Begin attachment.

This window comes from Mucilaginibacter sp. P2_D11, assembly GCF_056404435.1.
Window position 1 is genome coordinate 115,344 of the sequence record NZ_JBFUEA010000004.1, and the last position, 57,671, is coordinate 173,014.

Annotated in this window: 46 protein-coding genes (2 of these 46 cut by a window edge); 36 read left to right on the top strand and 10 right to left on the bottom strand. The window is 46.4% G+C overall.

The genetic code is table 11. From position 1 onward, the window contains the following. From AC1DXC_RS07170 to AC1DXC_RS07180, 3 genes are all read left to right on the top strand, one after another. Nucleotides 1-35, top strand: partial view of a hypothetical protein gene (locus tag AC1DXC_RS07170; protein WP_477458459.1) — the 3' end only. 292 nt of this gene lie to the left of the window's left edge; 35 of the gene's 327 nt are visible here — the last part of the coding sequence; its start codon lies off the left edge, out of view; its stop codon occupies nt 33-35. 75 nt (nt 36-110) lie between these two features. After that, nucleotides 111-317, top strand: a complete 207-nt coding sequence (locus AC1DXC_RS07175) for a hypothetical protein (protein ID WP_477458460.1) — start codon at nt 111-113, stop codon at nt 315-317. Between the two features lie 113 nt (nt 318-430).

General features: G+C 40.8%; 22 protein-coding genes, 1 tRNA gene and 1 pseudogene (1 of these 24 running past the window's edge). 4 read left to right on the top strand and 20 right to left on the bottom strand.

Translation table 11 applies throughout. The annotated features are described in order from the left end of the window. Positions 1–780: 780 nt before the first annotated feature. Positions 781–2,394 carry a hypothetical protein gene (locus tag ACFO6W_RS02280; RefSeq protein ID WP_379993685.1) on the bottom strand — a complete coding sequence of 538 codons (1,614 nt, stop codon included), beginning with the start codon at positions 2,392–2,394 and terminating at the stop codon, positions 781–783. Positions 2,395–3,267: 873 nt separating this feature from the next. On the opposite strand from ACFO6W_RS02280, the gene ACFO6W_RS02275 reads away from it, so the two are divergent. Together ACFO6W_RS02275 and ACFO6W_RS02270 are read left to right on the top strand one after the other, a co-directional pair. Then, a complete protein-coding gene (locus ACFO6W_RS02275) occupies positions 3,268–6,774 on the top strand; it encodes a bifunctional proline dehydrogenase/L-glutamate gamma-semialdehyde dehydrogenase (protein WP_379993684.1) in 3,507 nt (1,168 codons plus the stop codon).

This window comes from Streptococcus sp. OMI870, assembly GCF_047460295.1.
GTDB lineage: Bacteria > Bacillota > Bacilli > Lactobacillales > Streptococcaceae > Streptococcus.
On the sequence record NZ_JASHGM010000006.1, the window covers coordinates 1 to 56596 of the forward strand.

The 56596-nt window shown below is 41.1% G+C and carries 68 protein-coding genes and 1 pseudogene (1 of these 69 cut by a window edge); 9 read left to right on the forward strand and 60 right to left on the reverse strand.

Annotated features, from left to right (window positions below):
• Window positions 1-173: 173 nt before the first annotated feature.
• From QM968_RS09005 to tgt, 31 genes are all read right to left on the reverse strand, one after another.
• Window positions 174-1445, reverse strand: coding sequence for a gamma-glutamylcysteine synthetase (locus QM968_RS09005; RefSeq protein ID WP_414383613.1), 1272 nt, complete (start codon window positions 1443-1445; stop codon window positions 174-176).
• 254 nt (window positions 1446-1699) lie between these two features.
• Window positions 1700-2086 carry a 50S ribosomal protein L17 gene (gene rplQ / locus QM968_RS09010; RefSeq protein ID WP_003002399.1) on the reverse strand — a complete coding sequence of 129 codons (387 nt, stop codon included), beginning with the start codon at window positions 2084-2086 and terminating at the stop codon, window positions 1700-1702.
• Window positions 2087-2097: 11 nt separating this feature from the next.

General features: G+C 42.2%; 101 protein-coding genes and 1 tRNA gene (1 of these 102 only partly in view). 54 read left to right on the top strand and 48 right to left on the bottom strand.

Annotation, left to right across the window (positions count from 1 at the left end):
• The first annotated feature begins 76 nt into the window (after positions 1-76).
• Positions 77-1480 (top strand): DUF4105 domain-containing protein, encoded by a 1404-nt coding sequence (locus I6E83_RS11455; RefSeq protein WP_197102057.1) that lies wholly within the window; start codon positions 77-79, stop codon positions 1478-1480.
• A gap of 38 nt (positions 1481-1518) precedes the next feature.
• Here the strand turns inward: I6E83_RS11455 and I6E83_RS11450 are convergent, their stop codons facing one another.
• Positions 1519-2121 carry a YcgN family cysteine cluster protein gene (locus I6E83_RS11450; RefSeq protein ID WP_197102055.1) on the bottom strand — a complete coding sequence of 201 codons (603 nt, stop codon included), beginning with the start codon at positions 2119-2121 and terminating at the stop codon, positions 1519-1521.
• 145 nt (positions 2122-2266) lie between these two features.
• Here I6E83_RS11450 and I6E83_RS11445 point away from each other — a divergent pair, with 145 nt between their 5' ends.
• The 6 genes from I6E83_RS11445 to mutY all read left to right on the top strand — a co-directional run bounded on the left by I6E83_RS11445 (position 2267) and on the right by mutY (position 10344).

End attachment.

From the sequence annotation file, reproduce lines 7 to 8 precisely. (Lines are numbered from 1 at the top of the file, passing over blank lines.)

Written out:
This window comes from Streptococcus sp. OMI870, assembly GCF_047460295.1.
GTDB lineage: Bacteria > Bacillota > Bacilli > Lactobacillales > Streptococcaceae > Streptococcus.